The article is quite interesting though, quite aside from the committee chair ramming OOXML through by hook or by crook (yes, another one -- in Norway, the vote has to be by consensus, and if there isn't any, and there wasn't, then the chair decides), because it provides Sun's explanation for the US vote:

I had read the essay by Jon Bosak (SUN Microsystems) on why SUN voted as it did in the US. He lays out a very different strategy. His view is that the battle is lost to completely reject OOXML as an ISO standard. ISO can only reject it with comments, and that is equivalent to giving Microsoft a todo-list on how to fix the draft so as to get it approved. Microsoft has sufficient manpower to easily tackle that.

Most of us had missed what Mr. Bosak saw: OOXML promises interoperability with earlier closed binary formats (the Word Doc, older Excel file formats etc.). But it doesn’t deliver. How on earth could someone be able to convert old binary files to the new format without having the specification of the old formats and a mapping to OOXML. If you are to translate some text from Chinese to English, it doesn’t much help to only know English.

Now here is where you can tell the old hound from the little puppy (me being the puppy). Jon Bosak gets Microsoft to admit that the interoperability with legacy documents are only marketing speech. He further gets an agreement in the comments to suggest an amendment:

DIS 29500 be amended to include a reference to a mapping from the Microsoft Office 97 - 2003 formats, to OOXML.

By forcing Microsoft to comply with their very own promise in the standard, he puts pressure on them to release a full mapping of the old legacy formats to OOXML. By this he gains market access for SUN and everyone else....

During the meeting, Steve Pepper suggested that OOXML be split into two distinct standards - one for backward compatibility with legacy formats and one modern standard catering for current and future document needs. I have never heard that idea before. It is very interesting as Microsoft’s best argument for OOXML not contradicting ODF is that it offers the interoperability with old binary formats. To pull those parts out and crafting a separate legacy interoperable standard would give the IT world real value. The rest should be used as input to improve the existing ISO 26300 (ODF). That to me seems the best of all solutions.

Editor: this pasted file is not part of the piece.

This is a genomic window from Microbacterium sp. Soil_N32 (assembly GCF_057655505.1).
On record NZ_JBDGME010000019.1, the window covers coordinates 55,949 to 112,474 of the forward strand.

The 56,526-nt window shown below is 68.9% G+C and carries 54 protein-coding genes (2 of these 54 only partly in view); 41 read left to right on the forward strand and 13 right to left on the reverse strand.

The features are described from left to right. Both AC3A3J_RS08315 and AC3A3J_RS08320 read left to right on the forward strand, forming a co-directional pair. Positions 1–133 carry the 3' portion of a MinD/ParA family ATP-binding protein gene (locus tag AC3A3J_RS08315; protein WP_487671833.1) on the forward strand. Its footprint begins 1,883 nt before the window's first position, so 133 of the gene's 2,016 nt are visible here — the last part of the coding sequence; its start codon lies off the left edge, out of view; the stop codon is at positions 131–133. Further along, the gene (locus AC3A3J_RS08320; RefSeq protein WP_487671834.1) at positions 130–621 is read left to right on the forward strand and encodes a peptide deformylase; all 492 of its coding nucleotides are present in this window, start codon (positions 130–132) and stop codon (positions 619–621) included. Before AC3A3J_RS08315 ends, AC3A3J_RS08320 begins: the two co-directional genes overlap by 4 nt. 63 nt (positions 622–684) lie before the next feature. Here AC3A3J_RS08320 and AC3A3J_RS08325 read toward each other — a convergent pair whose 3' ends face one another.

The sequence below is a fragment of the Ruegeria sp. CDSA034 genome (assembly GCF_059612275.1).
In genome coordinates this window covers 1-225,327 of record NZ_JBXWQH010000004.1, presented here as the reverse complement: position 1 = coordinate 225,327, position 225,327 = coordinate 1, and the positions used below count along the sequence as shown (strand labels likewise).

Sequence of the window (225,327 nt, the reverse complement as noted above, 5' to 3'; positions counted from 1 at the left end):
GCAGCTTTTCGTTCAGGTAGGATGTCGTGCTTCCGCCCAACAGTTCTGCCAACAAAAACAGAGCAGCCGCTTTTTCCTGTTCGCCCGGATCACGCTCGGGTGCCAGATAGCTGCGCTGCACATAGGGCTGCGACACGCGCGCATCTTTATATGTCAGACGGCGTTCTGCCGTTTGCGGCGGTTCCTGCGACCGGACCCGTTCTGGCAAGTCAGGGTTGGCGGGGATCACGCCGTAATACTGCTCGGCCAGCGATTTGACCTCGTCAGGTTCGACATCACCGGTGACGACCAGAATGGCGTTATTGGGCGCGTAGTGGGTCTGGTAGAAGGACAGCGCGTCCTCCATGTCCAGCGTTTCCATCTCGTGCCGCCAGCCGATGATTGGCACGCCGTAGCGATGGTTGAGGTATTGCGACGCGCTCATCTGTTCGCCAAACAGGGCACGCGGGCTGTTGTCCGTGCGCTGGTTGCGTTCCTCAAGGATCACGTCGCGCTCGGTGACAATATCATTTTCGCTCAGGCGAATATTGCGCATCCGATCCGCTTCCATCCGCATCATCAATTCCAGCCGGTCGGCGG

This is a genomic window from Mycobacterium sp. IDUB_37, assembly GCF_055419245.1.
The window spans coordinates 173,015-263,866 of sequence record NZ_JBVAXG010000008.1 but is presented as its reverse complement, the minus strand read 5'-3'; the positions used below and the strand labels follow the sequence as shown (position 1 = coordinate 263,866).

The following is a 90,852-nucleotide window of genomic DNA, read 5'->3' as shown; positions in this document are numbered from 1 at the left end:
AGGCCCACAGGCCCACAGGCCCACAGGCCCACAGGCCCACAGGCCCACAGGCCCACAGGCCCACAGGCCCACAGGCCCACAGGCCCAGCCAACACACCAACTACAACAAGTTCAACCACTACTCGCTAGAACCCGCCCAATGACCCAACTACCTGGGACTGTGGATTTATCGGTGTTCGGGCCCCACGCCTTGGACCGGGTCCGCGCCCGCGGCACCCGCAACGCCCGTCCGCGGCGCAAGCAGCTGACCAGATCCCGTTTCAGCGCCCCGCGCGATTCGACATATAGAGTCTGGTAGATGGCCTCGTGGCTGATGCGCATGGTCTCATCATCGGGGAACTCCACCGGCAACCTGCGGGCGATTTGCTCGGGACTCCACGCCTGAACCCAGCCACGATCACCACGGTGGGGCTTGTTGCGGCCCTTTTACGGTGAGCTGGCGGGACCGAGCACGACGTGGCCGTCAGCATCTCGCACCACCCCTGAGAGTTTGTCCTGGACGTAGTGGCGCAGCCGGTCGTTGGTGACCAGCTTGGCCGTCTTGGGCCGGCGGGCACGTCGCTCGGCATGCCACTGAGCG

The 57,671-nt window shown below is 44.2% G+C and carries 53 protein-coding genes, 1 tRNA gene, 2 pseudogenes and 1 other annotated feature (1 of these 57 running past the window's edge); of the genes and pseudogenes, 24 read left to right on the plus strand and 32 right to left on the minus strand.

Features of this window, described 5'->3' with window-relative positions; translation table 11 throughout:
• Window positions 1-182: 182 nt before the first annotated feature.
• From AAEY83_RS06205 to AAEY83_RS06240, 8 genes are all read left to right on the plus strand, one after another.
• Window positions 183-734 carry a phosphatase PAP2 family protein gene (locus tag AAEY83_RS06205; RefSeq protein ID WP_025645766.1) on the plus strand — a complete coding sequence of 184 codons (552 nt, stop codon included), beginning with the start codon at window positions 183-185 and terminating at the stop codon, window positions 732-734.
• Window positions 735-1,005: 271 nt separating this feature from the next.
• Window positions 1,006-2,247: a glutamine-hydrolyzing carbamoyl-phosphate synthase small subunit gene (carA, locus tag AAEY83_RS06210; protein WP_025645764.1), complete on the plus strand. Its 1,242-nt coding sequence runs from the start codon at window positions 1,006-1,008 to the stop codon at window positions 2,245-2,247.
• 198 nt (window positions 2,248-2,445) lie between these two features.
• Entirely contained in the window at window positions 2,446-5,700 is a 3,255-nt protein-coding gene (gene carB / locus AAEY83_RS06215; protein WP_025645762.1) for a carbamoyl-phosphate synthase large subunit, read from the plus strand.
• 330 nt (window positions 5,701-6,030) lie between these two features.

He also reports what Mark Shuttleworth and Andrew Updegrove mentioned already, that there are suddenly a bunch of countries lining up to be P Countries, so they can vote. Guess which way?

Votes are cast by the 31 Participant members of ISO’s Standards Committee #34. DIS 29500 needs at least a two thirds positive majority to be accepted. With Microsoft and their partners busy in every national committee, and as new and rather curious were countries added to the list of P-members (the Ivory Coast…), they just might pull this off. If not, they will come back and try again. And again. And again. Resistance is futile. If you so believe.

Shuttleworth suggested everyone contact their ISO committee. A lot of people in Norway did. In fact, every comment was negative. And not a single comment made it through the chair's process:

The meeting started out with the Vice President of Standard Norge trying to lay down the rules of the game: We are here to go through the documents with comments to the standard and only those comments that we agree on will be passed on to ISO. He took up the first point (mine) and asked: “Are there any disagreement to this point?“. Unsurprisingly, a lady from Microsoft replied “We disagree“. He went on “Ok, so we have a disagreement on this point” and was ready to move on to the next. I and many with me dropped our jaws. “Are you seriously telling us that if Microsoft here says no to a point, it’s pulled from the list?“. “Yes, that is how the process works“. “And they can do that without even giving an explanation as to why they don’t agree?“.